Shaun Ryder é incontestavelmente um dos maiores poetas do nosso tempo. Dentro da cena Madchester, apenas perde para Morissey dos Smiths.

O mítico Tony Wilson da Factory Records chegou a um ponto em que não conseguiu travar a excentricidadade dos Happy Mondays. A Factory sempre funcionou em regime de clandestinidade. Nomes como Joy Division, posteriormente New Order, Happy Mondays ou Stone Roses nunca tiveram um contrato assinado com a editora. Gravavam na Factory devido à enorme dívida de gratidão que tinham para com Wilson que os tinha lançado. E Wilson precisava deles para pagar as despesas da Hacienda, o clube nocturno mais badalado da Grande Manchester dos anos 80.

Wilson não ficou nem mais rico nem mais pobre com o dinheiro dos discos da Factory. Todas as libras ganhas sanearam as contas da Hacienda nos 15 anos em que a discoteca esteve aberta. E tudo descambou quando não acreditou no talento dos Smiths, quando os New Order se zangaram e quando alimentava deliberadamente a toxicodependência de Shaun Ryder procurando por esta via que os Happy Mondays fizessem o álbum perfeito… o que de facto nunca viria a acontecer.

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The Courtneers

The Courtneers
“Not Nineteen Forever”
Álbum: St. Jude (2008)

De todas as bandas que vi em Paredes de Coura, este quarteto de Manchester foi para mim a banda que mais me surpreendeu. A provar que a cena de Manchester continua viva e que a cidade ainda consegue lançar grandes bandas.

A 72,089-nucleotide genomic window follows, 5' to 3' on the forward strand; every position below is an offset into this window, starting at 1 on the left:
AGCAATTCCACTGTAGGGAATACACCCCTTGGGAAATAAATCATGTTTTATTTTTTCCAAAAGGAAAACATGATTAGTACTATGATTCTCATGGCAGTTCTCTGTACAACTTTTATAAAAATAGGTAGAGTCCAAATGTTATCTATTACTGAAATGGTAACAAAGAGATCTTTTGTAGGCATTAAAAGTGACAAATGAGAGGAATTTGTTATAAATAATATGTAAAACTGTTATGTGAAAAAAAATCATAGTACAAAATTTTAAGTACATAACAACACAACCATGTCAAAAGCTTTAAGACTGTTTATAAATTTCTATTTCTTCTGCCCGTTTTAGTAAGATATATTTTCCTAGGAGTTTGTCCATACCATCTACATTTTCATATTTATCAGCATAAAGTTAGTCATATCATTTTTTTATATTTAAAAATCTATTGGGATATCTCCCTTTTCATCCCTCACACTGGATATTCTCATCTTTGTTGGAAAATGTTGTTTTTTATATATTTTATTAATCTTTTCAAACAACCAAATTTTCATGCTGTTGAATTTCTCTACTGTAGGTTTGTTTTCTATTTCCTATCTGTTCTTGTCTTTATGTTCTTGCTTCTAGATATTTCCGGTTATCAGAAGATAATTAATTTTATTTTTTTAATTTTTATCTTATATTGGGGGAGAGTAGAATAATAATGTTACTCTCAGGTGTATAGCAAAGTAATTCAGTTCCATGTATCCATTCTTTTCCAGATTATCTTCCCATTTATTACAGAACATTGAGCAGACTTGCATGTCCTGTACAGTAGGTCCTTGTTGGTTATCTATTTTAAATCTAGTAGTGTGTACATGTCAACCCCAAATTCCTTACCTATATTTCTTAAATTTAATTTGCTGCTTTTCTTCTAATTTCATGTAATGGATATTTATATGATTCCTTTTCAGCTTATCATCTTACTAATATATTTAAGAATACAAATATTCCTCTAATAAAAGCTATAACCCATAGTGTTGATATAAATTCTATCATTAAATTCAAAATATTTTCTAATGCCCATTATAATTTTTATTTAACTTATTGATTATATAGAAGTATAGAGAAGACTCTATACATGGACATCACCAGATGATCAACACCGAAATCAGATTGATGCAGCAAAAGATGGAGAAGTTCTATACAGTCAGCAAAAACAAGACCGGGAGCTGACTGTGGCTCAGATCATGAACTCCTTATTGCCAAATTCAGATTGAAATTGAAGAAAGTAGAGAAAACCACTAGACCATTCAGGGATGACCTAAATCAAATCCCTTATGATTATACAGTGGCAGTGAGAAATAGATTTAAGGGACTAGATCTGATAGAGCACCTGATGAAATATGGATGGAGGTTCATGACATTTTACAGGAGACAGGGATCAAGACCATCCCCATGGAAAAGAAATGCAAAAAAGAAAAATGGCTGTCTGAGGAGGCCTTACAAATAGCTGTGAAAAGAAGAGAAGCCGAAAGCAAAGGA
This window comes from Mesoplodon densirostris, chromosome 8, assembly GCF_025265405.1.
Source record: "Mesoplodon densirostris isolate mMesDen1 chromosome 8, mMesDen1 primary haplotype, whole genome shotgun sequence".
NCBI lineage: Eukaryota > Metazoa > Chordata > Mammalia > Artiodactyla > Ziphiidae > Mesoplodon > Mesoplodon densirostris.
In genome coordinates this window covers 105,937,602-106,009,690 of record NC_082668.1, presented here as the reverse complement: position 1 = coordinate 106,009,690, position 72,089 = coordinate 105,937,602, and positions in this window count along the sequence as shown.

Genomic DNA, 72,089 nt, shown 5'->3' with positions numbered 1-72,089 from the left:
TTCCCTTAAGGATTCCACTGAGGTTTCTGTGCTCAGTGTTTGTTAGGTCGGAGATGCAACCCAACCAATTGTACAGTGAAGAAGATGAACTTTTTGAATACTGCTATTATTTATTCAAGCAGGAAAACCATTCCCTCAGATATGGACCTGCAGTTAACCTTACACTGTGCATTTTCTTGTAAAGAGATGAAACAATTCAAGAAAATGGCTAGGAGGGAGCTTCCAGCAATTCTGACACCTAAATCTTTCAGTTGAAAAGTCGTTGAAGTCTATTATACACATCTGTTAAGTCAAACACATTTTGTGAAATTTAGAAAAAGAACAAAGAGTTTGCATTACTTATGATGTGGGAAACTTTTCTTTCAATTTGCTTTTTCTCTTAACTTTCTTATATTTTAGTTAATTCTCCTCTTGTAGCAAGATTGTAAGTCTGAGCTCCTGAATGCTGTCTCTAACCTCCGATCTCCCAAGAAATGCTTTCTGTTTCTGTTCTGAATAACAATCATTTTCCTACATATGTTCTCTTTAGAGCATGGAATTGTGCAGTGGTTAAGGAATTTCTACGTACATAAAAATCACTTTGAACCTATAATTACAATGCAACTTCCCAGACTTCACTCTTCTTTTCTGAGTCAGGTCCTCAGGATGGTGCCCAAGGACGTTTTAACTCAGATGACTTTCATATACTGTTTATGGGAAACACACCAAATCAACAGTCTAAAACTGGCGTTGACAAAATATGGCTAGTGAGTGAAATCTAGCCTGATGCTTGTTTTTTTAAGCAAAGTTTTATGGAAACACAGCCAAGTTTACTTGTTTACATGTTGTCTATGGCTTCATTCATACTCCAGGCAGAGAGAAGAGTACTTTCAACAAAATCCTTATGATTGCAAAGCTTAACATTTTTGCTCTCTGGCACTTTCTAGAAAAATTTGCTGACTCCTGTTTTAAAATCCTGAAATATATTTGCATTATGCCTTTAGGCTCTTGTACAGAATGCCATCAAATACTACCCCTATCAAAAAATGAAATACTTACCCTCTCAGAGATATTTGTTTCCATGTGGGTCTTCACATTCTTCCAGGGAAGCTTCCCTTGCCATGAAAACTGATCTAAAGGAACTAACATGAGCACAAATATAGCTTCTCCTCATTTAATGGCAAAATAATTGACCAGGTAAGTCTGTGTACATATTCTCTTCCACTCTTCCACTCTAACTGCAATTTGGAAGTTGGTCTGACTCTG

A banda de Liam Fray, formada em 2006, chegou pela primeira vez ao nosso país via Paredes de Coura com o estatuto de banda quase desconhecida do público Português. Com 2 álbuns e 2 EP editados, este single era o mais conhecido do público Português. Com um rock and roll que fixa bem nos ouvidos, os Courtneers cativaram sempre na mesma toada: uma boa interacção com o público, bons riffs de guitarra a lembrar bandas como os Franz Ferdinand com um toque soave de electrónica vinda do teclista convidado Adam Payne. Numa ideia de apresentar o 2º álbum da banda, os Courtneers vieram a Paredes de Coura com a máquina muito bem oleada.

Liam Fray foi sempre exemplar com o público. Falou qb com o público, cantou sobretudo sobre relações amorosas que correram mal e até se meteu com os putos com as t-shirts dos Joy Division. Porque de seguida vinha Peter Hook para tocar temas da banda mítica de Manchester.

Voltarão a aparecer em breve no nosso país.